Restoration

Caring for special lands

Protecting special lands is only part of the mission of the McKenzie River Trust. We also enhance and restore various habitat types within our service area. Some of these include upland prairie, like Cerro Gordo or Native Oaks Ridge. Other types include oak savanna, oak woodland, mixed bottomland oak woodland, upland conifer forest, ash forest, to name a few.

We also protect and restore wetlands, wet prairie, and floodplains. We do all this to help protect and enhance the habitats our regional, and sometimes imperiled, wildlife relies upon for survival. The wild salmon are returning to their ancestral homes thanks to restoration efforts. Oregon chub are the first fish species ever to be removed from the Endangered Species List because of restoration efforts.

Red-legged frogs, acorn woodpeckers, pileated woodpecker, western bluebird, western meadowlark, yellow-breasted chat, western pond turtle, western painted turtle, bull trout, chinook salmon, coastal cutthroat trout, pacific lamprey, western brook lamprey, rainbow trout (steelhead), and freshwater mussels are just some of the species MRT has helped protect and restore habitat for. That’s not to mention the threatened and endangered plants. Some of those include Bradshaw’s lomatium, golden paintbrush, Kinkaid’s lupine, Nelson’s checkermallow, and Willamette daisy, to name a few.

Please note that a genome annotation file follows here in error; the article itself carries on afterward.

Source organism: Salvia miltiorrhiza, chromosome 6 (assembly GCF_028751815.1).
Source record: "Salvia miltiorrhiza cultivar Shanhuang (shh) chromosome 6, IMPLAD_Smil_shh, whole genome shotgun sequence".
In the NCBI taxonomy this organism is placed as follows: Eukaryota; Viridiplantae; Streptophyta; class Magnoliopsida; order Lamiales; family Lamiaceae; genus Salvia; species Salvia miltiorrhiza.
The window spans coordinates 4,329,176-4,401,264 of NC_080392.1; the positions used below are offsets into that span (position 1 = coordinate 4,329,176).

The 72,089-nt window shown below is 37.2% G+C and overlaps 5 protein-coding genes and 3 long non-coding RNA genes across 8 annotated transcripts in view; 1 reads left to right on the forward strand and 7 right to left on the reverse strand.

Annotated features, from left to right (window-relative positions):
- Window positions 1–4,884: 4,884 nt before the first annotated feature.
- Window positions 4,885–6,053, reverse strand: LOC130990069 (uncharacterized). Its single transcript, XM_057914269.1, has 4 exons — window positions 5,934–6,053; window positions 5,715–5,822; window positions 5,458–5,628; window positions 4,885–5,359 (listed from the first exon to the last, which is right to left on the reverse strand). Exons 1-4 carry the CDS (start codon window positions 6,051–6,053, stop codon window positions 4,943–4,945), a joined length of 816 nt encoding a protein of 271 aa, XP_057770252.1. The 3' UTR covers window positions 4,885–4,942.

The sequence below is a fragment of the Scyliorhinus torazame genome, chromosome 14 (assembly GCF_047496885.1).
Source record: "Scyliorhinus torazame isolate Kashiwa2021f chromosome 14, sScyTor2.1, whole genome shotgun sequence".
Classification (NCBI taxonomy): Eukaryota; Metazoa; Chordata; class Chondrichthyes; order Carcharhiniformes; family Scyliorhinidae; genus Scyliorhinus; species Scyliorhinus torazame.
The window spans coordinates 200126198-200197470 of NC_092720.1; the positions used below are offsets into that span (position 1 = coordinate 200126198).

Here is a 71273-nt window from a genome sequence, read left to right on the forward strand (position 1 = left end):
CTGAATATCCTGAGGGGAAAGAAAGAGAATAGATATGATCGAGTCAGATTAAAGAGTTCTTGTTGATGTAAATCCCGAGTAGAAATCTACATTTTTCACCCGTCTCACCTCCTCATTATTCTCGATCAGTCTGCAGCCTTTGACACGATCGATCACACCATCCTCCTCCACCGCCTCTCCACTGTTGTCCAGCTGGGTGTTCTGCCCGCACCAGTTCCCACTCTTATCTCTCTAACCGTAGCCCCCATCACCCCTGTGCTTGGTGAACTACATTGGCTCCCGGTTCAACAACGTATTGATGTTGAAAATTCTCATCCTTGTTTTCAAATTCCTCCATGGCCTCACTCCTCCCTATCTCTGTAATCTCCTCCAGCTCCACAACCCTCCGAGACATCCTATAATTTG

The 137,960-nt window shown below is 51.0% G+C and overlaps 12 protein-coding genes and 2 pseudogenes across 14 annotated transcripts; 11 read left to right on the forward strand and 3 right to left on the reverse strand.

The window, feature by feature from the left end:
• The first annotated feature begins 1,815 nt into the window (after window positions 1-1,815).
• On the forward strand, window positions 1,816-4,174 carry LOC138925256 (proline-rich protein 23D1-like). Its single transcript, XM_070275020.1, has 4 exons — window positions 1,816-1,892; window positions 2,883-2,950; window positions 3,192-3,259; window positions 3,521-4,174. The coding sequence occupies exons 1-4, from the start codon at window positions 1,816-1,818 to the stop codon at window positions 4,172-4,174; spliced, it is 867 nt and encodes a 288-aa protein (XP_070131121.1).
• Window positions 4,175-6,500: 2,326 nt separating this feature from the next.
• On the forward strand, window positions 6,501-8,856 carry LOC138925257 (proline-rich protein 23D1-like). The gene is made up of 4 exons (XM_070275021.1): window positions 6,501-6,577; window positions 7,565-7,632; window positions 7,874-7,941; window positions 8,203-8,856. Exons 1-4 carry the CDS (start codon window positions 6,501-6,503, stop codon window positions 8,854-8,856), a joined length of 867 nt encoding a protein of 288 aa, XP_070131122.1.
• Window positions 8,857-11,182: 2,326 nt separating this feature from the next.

McKenzie River Trust incorporates the most up to date research from the scientific community to formulate the best planning efforts to move restoration projects forward. MRT is nimble and creative with regard to securing funding for these projects. MRT collaborates with partners to make these projects successful. Partners include local watershed councils, other land trusts, state, local, and federal agencies.